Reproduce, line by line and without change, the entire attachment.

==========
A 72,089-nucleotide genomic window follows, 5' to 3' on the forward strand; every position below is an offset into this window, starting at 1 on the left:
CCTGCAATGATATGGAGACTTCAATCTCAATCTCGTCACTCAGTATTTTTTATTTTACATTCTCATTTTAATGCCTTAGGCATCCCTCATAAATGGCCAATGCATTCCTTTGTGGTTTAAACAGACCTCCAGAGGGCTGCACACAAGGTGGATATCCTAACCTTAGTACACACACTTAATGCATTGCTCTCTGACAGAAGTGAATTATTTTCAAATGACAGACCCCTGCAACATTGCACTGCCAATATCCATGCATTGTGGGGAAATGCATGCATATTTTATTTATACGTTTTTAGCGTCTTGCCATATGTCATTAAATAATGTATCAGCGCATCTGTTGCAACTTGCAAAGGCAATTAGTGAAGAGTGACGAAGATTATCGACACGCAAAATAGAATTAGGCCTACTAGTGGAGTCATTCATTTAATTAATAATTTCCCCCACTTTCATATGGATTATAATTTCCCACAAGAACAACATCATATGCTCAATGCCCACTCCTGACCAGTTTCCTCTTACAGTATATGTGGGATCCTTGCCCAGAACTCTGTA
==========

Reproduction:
A 72,089-nucleotide genomic window follows, 5' to 3' on the forward strand; every position below is an offset into this window, starting at 1 on the left:
CCTGCAATGATATGGAGACTTCAATCTCAATCTCGTCACTCAGTATTTTTTATTTTACATTCTCATTTTAATGCCTTAGGCATCCCTCATAAATGGCCAATGCATTCCTTTGTGGTTTAAACAGACCTCCAGAGGGCTGCACACAAGGTGGATATCCTAACCTTAGTACACACACTTAATGCATTGCTCTCTGACAGAAGTGAATTATTTTCAAATGACAGACCCCTGCAACATTGCACTGCCAATATCCATGCATTGTGGGGAAATGCATGCATATTTTATTTATACGTTTTTAGCGTCTTGCCATATGTCATTAAATAATGTATCAGCGCATCTGTTGCAACTTGCAAAGGCAATTAGTGAAGAGTGACGAAGATTATCGACACGCAAAATAGAATTAGGCCTACTAGTGGAGTCATTCATTTAATTAATAATTTCCCCCACTTTCATATGGATTATAATTTCCCACAAGAACAACATCATATGCTCAATGCCCACTCCTGACCAGTTTCCTCTTACAGTATATGTGGGATCCTTGCCCAGAACTCTGTA